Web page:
Hatsu Day 15 Preview

An interesting Senshuraku to close out the Hatsu basho. There is only a single Darwin match, and two visitors from Juryo. In Juryo, there are just two rikishi with 7-7 records. Rather than have them face off Darwin style (they had already faced each other), 7-7 Takagenji has to take on 10-4 Ura, and 7-7 Yago draws Makushita promotion hopeful Tochimaru.

For the yusho, I am expecting Daieisho to walk away with the hardware. He has shown no signs of slowing down into week 2, and if he is feeling any pressure, it’s not effecting his sumo. Shodai’s road to a playoff is as tough as possible now, and I just don’t see a high chance that it would play out that way. Frankly, I was looking for Terunofuji to play spoiler in week 2, but I was surprised it was against Shodai rather than Asanoyama. Speaking of the kaiju, he has a really strong chance of finishing Hatsu at 11-4, which would make his magic number 10 for March. Entirely plausible. Plus I note that chairman Hakkaku has been complimenting Terunofuji’s sumo in the past few months.

Hatsu Leaderboard

Daieisho controls the yusho race, if he wins today, he takes the cup. If he loses today, its incumbent on Shodai to beat Asanoyama and force a playoff.

Leader – Daieisho
Chaser –Shodai

1 Match Remains

What We Are Watching Day 15

Akua vs Hidenoumi – I am going to guess this is an exchange bout, literally. Akua is likely headed for Juryo, and Hidenoumi possibly returning to Makuuchi for the first time in 3 years. They have an even 2-2 record.

Yutakayama vs Myogiryu – The lone Darwin match of the basho. For Yutakayama a win he stays in the top division for certain. They have an even 2-2 career record, so this should be a hell of a fight.

Tokushoryu vs Daishomaru – Another possible “exchange” match, I would be a bit surprised if Tokushoryu dropped to Juryo from Maegashira 8, but with a 3-11 or maybe 3-12 record, I guess its a concern. Daishomaru at 10-4 or maybe 11-4 from Juryo 8 may not quite have the mojo to break back into the top division, but again, maybe that’s what this match is all about. Daishomaru holds a 7-3 career advantage.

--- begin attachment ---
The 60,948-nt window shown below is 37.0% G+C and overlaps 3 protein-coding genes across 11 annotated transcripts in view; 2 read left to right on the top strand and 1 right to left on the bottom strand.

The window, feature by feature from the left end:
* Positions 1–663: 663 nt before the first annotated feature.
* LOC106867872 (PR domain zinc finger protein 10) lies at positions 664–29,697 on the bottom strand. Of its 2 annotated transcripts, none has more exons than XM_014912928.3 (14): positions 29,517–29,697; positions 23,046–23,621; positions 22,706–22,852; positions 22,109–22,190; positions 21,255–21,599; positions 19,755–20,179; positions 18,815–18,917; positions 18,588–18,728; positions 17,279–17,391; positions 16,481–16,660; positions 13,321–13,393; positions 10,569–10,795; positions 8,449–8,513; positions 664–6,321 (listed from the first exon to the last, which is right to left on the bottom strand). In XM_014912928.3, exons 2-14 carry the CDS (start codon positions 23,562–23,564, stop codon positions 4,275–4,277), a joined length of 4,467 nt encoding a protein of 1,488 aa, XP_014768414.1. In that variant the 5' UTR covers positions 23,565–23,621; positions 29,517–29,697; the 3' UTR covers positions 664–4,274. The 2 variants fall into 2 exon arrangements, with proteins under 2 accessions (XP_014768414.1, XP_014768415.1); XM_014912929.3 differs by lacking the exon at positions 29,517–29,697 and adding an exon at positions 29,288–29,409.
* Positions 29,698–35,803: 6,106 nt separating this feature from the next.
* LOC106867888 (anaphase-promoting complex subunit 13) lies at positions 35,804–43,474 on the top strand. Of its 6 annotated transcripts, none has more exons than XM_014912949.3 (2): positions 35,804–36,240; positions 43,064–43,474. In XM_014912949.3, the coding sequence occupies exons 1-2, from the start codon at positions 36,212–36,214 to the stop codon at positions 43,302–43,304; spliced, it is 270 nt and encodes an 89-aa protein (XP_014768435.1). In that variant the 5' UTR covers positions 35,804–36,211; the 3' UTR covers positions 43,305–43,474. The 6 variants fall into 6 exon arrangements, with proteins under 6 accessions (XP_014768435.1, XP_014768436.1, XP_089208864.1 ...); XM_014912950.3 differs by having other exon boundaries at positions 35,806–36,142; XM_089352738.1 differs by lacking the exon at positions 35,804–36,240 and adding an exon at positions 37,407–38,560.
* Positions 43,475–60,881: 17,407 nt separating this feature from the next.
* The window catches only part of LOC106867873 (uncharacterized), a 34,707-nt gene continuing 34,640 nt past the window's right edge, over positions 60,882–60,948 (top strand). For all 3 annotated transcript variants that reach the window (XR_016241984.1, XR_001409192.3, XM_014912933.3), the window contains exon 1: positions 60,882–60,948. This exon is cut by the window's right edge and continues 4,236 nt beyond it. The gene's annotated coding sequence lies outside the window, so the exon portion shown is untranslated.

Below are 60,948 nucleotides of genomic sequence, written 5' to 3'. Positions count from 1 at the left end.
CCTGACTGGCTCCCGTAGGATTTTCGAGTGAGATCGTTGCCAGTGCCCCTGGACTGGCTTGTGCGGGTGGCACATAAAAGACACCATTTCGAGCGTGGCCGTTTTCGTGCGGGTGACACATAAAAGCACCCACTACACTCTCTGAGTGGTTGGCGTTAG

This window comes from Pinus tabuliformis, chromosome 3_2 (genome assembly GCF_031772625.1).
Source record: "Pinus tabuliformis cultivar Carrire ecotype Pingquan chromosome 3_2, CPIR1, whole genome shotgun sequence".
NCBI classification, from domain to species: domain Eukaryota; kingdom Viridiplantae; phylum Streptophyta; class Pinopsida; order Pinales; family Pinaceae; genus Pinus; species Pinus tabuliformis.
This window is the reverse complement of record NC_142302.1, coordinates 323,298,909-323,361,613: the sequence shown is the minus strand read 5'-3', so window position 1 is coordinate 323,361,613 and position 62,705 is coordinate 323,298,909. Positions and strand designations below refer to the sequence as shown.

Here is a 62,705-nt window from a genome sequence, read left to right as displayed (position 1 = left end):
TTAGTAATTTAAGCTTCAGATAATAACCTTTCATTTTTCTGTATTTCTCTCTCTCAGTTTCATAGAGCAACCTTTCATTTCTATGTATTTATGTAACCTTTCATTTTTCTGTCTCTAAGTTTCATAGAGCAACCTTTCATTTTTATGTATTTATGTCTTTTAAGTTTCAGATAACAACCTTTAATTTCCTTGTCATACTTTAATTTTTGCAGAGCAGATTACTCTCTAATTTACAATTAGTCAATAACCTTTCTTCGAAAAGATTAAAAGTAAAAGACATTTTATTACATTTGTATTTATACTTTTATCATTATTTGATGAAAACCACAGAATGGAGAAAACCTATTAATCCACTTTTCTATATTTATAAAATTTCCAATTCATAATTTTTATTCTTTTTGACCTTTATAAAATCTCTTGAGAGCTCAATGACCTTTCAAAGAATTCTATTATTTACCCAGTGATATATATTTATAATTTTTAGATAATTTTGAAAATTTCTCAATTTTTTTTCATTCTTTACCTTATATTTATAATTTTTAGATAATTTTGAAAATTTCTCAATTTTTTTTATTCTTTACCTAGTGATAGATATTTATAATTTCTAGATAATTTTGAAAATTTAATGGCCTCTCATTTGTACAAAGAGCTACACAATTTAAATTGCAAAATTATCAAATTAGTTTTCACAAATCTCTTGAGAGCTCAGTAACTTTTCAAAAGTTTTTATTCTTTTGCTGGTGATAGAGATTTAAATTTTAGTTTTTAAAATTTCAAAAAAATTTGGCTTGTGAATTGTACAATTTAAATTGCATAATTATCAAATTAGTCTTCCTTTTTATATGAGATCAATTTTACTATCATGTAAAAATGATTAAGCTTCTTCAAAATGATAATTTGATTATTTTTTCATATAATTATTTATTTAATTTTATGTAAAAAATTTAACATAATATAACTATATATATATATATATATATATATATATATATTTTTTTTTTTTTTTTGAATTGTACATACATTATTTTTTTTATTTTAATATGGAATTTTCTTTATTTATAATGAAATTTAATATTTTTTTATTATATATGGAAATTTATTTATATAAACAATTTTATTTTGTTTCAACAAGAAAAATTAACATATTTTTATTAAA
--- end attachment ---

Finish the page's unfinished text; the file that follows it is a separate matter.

Midorifuji vs Tobizaru – A couple of busy little guys who are likely to smack each other around at double time. I expect a lot of motion, a lot of hitting and maybe a throw or two (yes, or two). Midorifuji is already kachi-koshi and Tobizaru already make-koshi, so this is more or less to watch to compact battle bros slug it out.

Akiseyama vs Kagayaki – Kagayaki (5-9) need to regroup. He runs a real risk of a double digit make-koshi, and he’s a more capable rikishi than that. Injury? Illness? No clue, but I hope he can get back on track in March.

Ryuden vs Aoiyama – I think the scheduling committee is opening the door for both of them to finish at 5-10, which would require a Ryuden win. Neither have fought well in January, and I think they will be happy just to finish the basho.

Endo vs Kotonowaka – First time match, and I am guessing Kotonowaka may find his hands full with Endo today. While Kotonowaka will try to dictate an oshi-zumo battle, watch for Endo’s shallow right hand grip before the second step.

Kotoeko vs Tamawashi – A pair of brawlers who need some time in dry dock. Tamawashi holds a 4-0 advantage, and a win today would mean both end the basho with 6-9 make-koshi records. Much as I have loved Tamwashi’s sumo over the years, he is headed down the same road is Ikioi and Shohozan, as age and injury degrade his sumo.

Tochinoshin vs Terutsuyoshi – A man with one good leg takes on a man with one good arm. Both are make-koshi, so this is an ugly little battle. Given Terutsuyoshi comparatively light (112kg) size, we may see one more sky-crane from Tochinoshin for good measure.